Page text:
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The Ills We Do: Race and Gender in ASP's Othello Hot

Deirdre Yee
Written by Deirdre Yee     March 31, 2010    
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The Ills We Do: Race and Gender in ASP's Othello

Photos: Stratton McCrady

  • Othello
  • by William Shakespeare
  • Actors' Shakespeare Project
  • March 10 - April 4, 2010
Acting 4
Costumes 3
Sets 3
Directing 3
Overall 3


Othello has always fascinated audiences because it entices us with an intimate glimpse into deep psychological torment. The transformation of the titular character terrifies, and Jason Bowen’s portrayal of Othello is chilling. Performed in the Villa Victoria Center for the Arts, Actors’ Shakespeare Project’s production of Othello is a tour de force of betrayal and anguish. At times the dialogue falters, but the forceful performances of Othello, Desdemona and Emilia engage the audience throughout.

Jason Bowen is captivating as Othello, and his transformation is apparent. His initial excess of joy and good fortune exudes jolliness, but the trembling, violent and unstable man he becomes is almost unrecognizable from his confident and love struck beginning. Bowen’s Othello is “all in all in spleen” swayed from jubilance to physical illness by Iago’s grating hints of treachery. Despite his crises of jealousy, the key to Bowen’s fabulous performance is in his eyes, where the audience can see madness brewing.

Brooke Hardman’s enduring love as Desdemona is beautiful and terrible to watch, and her quiet grief is palpable. Overcome with her own nervous energy, it chills the audience as she prepares her deathbed with her wedding sheets, singing a sweet and mournful song that we know is really a lament. The scene is enchanting, and the poignant sisterly love between Emilia and Desdemona is heartbreaking. Paula Langton’s performance as Emilia is the most gut wrenching and identifiable on the stage. A modern audience who cannot identify with jealousy-triggered epileptic fits and who rightly sees a love outlasting violence as domestic abuse will recognize themselves in Emilia’s cynicism and weary unrequited love. She is a breath of fresh air in extremes of love and hate, sex and murder. And for all her bitterness, she is completely caught off guard by the plot that claims everything she cares about, including what little opinion she has of her husband. Langton captivates.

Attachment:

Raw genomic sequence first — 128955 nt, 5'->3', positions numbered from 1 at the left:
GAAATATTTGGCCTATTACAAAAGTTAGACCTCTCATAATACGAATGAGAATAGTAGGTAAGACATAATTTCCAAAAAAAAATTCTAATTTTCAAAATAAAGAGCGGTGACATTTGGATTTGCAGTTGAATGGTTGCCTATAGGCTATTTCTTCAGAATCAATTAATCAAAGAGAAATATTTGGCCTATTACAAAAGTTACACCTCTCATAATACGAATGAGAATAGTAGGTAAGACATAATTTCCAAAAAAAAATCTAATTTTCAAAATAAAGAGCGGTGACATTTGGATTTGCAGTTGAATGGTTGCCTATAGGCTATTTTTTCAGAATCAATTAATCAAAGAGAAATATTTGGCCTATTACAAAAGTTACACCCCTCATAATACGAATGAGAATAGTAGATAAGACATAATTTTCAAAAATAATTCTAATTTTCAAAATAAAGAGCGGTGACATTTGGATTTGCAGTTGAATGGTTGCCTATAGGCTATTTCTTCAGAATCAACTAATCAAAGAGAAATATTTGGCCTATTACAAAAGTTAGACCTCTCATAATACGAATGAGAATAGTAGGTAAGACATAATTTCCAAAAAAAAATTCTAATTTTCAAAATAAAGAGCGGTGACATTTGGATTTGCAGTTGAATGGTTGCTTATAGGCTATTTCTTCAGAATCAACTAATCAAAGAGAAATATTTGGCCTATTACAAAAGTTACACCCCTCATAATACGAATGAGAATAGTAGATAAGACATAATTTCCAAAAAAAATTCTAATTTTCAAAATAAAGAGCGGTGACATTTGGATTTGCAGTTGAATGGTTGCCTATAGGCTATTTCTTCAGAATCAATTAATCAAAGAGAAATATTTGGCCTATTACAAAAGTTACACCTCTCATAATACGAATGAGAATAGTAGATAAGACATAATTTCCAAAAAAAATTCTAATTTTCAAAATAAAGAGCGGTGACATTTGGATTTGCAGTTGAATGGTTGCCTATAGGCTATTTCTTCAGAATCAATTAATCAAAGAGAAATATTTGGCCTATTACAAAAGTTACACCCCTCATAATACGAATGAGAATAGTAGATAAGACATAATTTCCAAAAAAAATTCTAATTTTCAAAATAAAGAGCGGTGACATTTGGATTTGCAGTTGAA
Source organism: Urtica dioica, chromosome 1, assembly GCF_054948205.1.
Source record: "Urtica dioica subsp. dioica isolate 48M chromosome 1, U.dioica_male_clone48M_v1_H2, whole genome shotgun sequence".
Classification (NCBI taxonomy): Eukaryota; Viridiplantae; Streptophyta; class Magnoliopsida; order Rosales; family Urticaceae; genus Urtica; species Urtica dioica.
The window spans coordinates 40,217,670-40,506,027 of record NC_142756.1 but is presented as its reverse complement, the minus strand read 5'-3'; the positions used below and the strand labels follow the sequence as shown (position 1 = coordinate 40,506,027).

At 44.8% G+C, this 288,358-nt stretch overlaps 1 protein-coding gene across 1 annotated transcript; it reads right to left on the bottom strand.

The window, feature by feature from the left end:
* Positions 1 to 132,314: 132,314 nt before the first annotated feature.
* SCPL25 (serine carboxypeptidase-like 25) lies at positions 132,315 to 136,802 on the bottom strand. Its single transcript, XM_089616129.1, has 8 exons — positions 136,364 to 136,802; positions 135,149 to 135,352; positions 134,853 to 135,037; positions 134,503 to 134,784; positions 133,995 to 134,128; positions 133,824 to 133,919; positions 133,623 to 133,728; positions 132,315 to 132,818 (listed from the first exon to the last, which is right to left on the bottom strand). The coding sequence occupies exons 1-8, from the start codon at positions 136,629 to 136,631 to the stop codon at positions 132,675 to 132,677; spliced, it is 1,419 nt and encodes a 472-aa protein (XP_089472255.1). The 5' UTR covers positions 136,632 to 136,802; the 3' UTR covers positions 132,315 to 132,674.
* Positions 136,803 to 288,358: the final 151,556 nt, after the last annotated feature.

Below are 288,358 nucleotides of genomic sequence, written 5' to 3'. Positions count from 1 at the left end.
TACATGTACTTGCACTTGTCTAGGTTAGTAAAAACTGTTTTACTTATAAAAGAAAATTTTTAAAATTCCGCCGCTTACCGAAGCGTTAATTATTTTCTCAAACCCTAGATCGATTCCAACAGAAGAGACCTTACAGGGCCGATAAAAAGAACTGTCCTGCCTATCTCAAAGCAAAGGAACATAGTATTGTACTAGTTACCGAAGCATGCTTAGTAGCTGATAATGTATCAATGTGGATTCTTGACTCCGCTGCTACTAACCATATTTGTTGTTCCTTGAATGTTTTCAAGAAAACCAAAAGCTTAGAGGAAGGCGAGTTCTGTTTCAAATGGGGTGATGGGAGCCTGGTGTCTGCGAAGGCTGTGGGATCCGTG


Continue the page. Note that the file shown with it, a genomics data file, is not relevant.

Though the victims of Iago’s plots give tender and affecting performances, Ken Cheeseman’s portrayal of Iago leaves much to be desired. Cheeseman’s Iago is lanky and ridiculous with exaggerated gesticulations, and he practically winks at the audience during every scene of deception. This tone better fits a Fool: witty and cunning, yet ridiculous. Iago’s brazen lies serve as comic relief, but Cheeseman leaves the audience yearning for a villain. The whole play is saturated with dramatic irony, and the audience is privy to all of Iago’s conniving tricks. This tension does not need to be emphasized by Cheeseman treating every lie like an aside. Repetition in the script already fulfills this role, including dozens of proclamations of “Honest Iago.” The exchanges would be more chilling and authentic if we, like the decent people turned to puppets by his devices, were drawn in by Iago’s wit. Sound designer G.W. Rodriguez doesn’t help Cheeseman’s serious moments. Music acceptably accompanies scene transitions, but it overshadows Iago’s soliloquies, with a foreboding soundtrack unnecessarily underscoring his evil plots. Rather than enhance the dread in these scenes, this approach comes off as a sloppy cheesy device.

According to the program this production is set in the near future, but lighting designer Annie Wiegand goes a bit far with her futuristic vision—a bizarre set piece constructed of wire and neon blue tube lighting, marking a kind of altar that illuminates as Iago’s plots progress. The best part of the set design is the use of the balcony levels. Various characters climb and vault ladders surrounding the audience during scenes of violence and revelry. Nancy Leary’s costume design is simple but effective in reflecting this tension, with Iago’s garb reminiscent of an American WWII fighter pilot. Not exactly sure this screams “near future” however.

Director Judy Braha notes in the program that setting the play in the future allows the script to explore the “ramifications of race, gender and power” in a setting far from Shakespeare’s England. The racial undertones in this play are interestingly portrayed by Braha but are overshadowed by gender relations. Bowen is not the only person of color in this production, and even as Bobbie Steinbach’s Brabantia spits racist epithets at him, we observe the diversity of her security force. Could his offense be his maleness? It seems possible. Women occupy the traditionally male power roles: Paula Langton plays the Duke, all senators are female, and most of the military force is female. Othello’s power struggle over his marriage is with Desdemona’s mother—a battle she loses.

Meanwhile, though female actors outnumber the men in this production, it is the male powerhouses who drive the agency. Despite the appearance of a matriarchal system, it is Iago’s words that whip all of Cyprus into a frenzy, and it is the women who watch helplessly as Othello escapes the punishment of the state by suicide. Braha successfully transforms the prejudices prominent in the script into a new and complex consideration of gender and race. The production is a racy, emotional experience, and the audience is left reeling with what Artistic Director Allyn Burrows calls “tectonic shifts in human nature”—drastic changes we hope will never touch our lives.

Othello runs March 10-April 4, 2010 at the Villa Victoria Center for the Arts, 85 West Newton Street, south End, Boston MA 02118. For more information, visit


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